The beginning of HP5 shows us Harry at his most unpleasant. He's asking like a self-important brat. His reunion with Ron and Hermione leaves a bitter taste in my mouth. We can sympathize with him being stuck at the Dursleys for several weeks, but he acts as if he's the most important person around. It's frustrating to read about him acting as if he's been the sole defence against Voldemort's return to power. He even makes an argument for it to Ron and Hermione, completely forgetting their invaluable help along the way. His ego is rotting his brain.

Harry's incredibly annoying in this book. While at the Dursleys he complained about his lack of involvement in the everyday events of the Wizarding World. As soon as he's back in that world he complains about how small his role is. So he tells himself everything will be awesome at Hogwarts. Surprise, Harry, it's OWL's year and you've gotta have your nose in books all year long. “No, I don't wanna! I jus' wanna play Quidditch with Ron and yell about Voldemort and how he's reaaaaal. Why won't you listen to me? I've faced the most evil wizard in the history of evil wizards and Malfoy is still the worst person I know. I want Hagrid! I'm so lost and alone without Hagriiiid!” That’s pretty annoying right? That’s how it reads to me. Every time I read about Harry complaining I would think really hard that he should stop complaining and take action. I thought it really hard, hoping that I would be able to change his behaviour with my mind. Truthfully, I was getting annoyed at Rowling for writing a teenage protagonist so convincingly. It was a glorious moment when she stopped telling me how awful Harry’s life is and how nobody cares about him or his fight against the Dark Lord and gave Harry something to do.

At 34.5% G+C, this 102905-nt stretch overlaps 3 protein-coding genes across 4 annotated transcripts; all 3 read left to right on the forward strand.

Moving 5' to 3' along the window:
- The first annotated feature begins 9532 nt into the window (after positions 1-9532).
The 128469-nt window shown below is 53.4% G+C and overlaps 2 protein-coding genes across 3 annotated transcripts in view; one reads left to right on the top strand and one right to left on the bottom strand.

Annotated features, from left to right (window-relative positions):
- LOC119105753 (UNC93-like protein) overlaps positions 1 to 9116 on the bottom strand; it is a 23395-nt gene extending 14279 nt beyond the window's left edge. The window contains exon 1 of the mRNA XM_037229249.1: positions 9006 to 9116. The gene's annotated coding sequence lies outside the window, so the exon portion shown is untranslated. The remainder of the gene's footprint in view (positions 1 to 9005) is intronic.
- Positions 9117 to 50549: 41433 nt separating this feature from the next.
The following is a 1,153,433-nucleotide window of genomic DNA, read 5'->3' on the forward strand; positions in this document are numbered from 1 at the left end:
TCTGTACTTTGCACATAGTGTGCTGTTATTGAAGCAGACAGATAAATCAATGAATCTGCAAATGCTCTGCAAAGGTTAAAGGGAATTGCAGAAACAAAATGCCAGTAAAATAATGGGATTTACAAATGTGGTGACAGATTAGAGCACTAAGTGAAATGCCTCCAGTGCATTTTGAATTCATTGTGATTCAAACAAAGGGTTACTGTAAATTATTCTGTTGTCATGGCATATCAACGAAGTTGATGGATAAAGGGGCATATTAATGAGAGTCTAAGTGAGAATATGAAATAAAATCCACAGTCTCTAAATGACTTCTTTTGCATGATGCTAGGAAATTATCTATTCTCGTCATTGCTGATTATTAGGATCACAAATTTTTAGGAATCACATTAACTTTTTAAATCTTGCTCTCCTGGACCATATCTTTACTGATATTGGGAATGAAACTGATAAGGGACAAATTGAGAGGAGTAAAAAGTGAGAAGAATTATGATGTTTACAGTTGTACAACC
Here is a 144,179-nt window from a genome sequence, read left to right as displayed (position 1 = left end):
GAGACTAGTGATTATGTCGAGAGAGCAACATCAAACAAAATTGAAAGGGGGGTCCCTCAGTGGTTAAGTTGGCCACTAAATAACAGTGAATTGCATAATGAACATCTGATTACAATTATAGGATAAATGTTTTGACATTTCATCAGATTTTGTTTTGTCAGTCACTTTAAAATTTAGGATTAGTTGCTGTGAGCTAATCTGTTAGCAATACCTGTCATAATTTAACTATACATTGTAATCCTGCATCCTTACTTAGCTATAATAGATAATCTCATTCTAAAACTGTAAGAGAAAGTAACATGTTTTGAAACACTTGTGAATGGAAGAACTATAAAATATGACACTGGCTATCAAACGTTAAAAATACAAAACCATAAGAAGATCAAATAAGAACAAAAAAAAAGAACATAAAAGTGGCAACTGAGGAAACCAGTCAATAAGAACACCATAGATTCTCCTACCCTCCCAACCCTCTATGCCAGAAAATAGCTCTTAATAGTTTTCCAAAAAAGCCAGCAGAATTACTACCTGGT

The creation of Dumbledore’s Army is an example that Harry is too involved in his own thoughts that he’s losing touch with his friends. He'll fight for what he thinks is right, which is great. He'll even do it alone if he has to, but he doesn't have to and that’s kind of the point. He has plenty of people who will stand with him but he's too wrapped up in his own head that he doesn't realize it. He's worrying over silly things like how Dumbledore hasn't taken the time to hang out with him since the end of the last school year. Well big freaking deal dude. You've spent several weeks without talking to the big D (Dumbledore, not Dudley) before why is this different? Oh, because Voldemort is back? Well Dumbledore is obviously a little busy with running a school and fighting a war on two fronts, against the Ministry's tyrannical reign and the big bad himself: Voldemort. It took his friends, mainly Hermione, to help him realize that he doesn’t have to be part of the Order of the Phoenix in order to help in defending the Wizard World against Voldemort. It also helped him realize that spouting his version of the facts (well, stating the facts outright) against people such as Umbridge will only help to further single him out as a person to silence as opposed to garnering him more supporters. Certain it has an impact on the opinions of others, yes, but it’s a poor way to increase awareness of the reality of what is going on outside of Hogwarts. Dumbledore’s Army had a positive impact on my enjoyment of this book. Harry’s character becomes much more centered on doing things then it is on thinking and complaining about the helplessness and difficulty of his situation. I like him in an active role, not a contemplative one.